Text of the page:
THE BIZARRE TRUTH
BY ANDREW ZIMMERN
Review by Barb & Ron Kroll
The Bizarre Truth
(Broadway) ISBN 978-0767931298 0767931297
If weird food fascinates you, then The Bizarre Truth will show you where to find unusual food like buffalo marrow, feet and skin stew (India), shark's head (Singapore), bull scrotums (Chile) and porcupine (Botswana).
Andrew Zimmern's book is an experiential guide to global cultures through their cuisines. Once you start reading this part-food, part-travel book, you can't put it down.
Entertaining and educational, this 271-page guidebook to strange foods does not intend to shock people. Instead, Andrew Zimmern wants readers to understand how unusual foods reflect history, traditions and humanity. His first-person culinary experiences inspire you to venture off the beaten track to discover traditional cuisines.
Each chapter of The Bizarre Truth shows you the different ways the author conducts his culinary anthropology: traveling to the most remote place in a country to eat, visiting local markets and documenting disappearing cultures.
A black and white photo of Zimmern on his international food trips introduces each chapter.
During his Bolivia travels, Andrew Zimmern describes an apthali, or Andean picnic. He explains how cholitas (Bolivian women who wear bowler hats) prepare sweet, nut-flavored quinoa dumplings, which they serve with homemade farmers' cheese and pan-broiled llama. The apthali also included delicious Lake Titicaca trout and ispis, tiny salted and fried fish, which are an indigenous Bolivian snack.
He helped prepare chunos (rotten, black potatoes, left on hills to freeze and thaw) by removing the skins with his feet. The animal feces on the hills made even the thought of eating the steamed chunos repulsive.
La Paz witch market
Some traditional foods are entwined with religious festivals. During Zimmern's Bolivia trip, the apthali concluded with a traditional limpia, or cleansing ceremony. A shaman burned a llama fetus and said prayers for better weather. Almost miraculously, the rain turned to sunshine.
The author describes the Mercado De Las Brujas, a witch market in La Paz, Bolivia. Indigenous Bolivian people come to this market to buy llama fetuses for limpia ceremonies, dried toucan beak to cure illnesses and wax candles, incense and coca leaves for black and white magic treatments.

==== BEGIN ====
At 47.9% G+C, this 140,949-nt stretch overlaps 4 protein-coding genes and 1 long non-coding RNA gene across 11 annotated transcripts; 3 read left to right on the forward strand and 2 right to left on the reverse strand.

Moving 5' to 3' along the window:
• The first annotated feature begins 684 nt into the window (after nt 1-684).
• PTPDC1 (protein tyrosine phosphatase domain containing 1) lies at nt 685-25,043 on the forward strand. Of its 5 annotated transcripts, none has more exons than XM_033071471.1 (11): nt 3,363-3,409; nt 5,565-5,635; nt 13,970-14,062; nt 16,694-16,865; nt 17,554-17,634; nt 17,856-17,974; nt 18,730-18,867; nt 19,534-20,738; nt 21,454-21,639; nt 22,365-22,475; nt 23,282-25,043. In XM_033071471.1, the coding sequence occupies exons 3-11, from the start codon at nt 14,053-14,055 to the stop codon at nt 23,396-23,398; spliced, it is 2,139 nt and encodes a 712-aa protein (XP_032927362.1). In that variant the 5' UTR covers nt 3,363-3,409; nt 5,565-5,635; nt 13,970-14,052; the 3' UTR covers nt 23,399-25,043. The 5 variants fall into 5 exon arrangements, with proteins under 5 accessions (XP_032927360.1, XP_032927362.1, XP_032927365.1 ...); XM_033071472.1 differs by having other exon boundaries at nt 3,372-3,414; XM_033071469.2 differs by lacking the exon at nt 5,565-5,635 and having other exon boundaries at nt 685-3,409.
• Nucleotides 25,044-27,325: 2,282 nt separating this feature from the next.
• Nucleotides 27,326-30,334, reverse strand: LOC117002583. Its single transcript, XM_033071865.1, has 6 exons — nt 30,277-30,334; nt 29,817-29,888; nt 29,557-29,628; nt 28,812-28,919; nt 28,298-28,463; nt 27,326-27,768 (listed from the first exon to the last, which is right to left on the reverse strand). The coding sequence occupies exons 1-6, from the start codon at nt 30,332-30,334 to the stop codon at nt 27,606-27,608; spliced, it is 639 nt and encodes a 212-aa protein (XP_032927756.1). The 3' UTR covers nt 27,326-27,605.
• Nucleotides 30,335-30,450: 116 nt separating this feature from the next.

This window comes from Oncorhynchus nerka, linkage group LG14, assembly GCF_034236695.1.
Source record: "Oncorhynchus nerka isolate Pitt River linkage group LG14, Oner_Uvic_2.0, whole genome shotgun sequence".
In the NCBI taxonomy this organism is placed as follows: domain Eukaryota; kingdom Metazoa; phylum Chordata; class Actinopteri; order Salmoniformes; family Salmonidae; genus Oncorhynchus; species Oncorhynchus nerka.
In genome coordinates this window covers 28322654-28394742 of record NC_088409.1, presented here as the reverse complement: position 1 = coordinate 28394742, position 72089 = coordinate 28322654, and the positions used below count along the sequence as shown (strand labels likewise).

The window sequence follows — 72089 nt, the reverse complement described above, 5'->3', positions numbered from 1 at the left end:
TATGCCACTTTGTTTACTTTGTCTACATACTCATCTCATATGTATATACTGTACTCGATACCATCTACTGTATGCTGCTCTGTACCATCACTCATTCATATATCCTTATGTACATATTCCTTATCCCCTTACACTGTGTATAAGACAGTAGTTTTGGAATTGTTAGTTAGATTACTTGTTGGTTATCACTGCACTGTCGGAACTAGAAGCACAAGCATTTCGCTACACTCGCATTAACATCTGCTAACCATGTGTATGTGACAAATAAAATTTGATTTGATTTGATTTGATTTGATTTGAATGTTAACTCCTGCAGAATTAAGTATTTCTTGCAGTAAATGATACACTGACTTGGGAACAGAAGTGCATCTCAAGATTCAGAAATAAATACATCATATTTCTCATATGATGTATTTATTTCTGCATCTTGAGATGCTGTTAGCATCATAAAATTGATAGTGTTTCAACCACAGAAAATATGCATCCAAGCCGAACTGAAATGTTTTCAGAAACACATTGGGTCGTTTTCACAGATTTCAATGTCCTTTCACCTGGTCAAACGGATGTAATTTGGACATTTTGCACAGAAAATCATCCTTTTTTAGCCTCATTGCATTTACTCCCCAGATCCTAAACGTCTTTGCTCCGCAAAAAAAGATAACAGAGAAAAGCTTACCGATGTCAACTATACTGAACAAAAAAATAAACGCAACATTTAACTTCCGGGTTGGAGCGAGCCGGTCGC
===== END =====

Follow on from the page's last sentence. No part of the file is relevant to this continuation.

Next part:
Not all of the unusual foods in The Bizarre Truth are revolting. Andrew Zimmern describes his favorite fruit, which he discovered in Yacapani, Bolivia, near Santa Cruz in the Amazon region. The pale orange and brilliant red achachairu fruits were so delicious, he couldn't stop eating them.
Enclosed by a thin, leathery skin, the achachairu (also called Bolivian mangosteen or purple mangosteen) tastes like a combination of sour and floral flavors.
- Last Stops on the Subway (Going to Extremes)
- Modern day Vikings –
Puffin hunting in the land of fire and ice
- The most dangerous game –
How I almost lost my life tracking down Samoa's elusive giant fruit bat
- Journey to the source –
Why the shortest distance from sea to plate makes for amazing meals
- Muddy waters –
Ugandan lung-fishing can be messy
- The last bottle of Coke in the desert –
A day in the life of Tobago Cox
- Saving Huatulco –
Free diving for octopus
- Death match 2009 –
Can a matador save Madrid's historic tabernas?
- Forgotten foods –
Juicy cheese worms are making a comeback!
- Paris –
Best food day in my life?
- Welcome to Wazwan –
The meal that nearly killed me
- Mary's corner –
The quest for the best laksa in Singapore
- Simple foods –
Noodle houses of Guangzhou
- Eating my words –
When the most obvious choice is the best
- Fish heaven –
Finding perfection in a Ginza basement
- Lamb alley –
Dining nose to tail in the Djemaa El Fna
- Nature's candy –
- Pleasant surprises –
- Sweat, tears and blood –
Rituals around the world
- Ritual royalty –
The Kalahari trance dance of the Bushmen
Andrew Zimmern is host of Bizarre World and Bizarre Foods with Andrew Zimmern on the Travel Channel. He is also a food writer, chef and restaurant critic.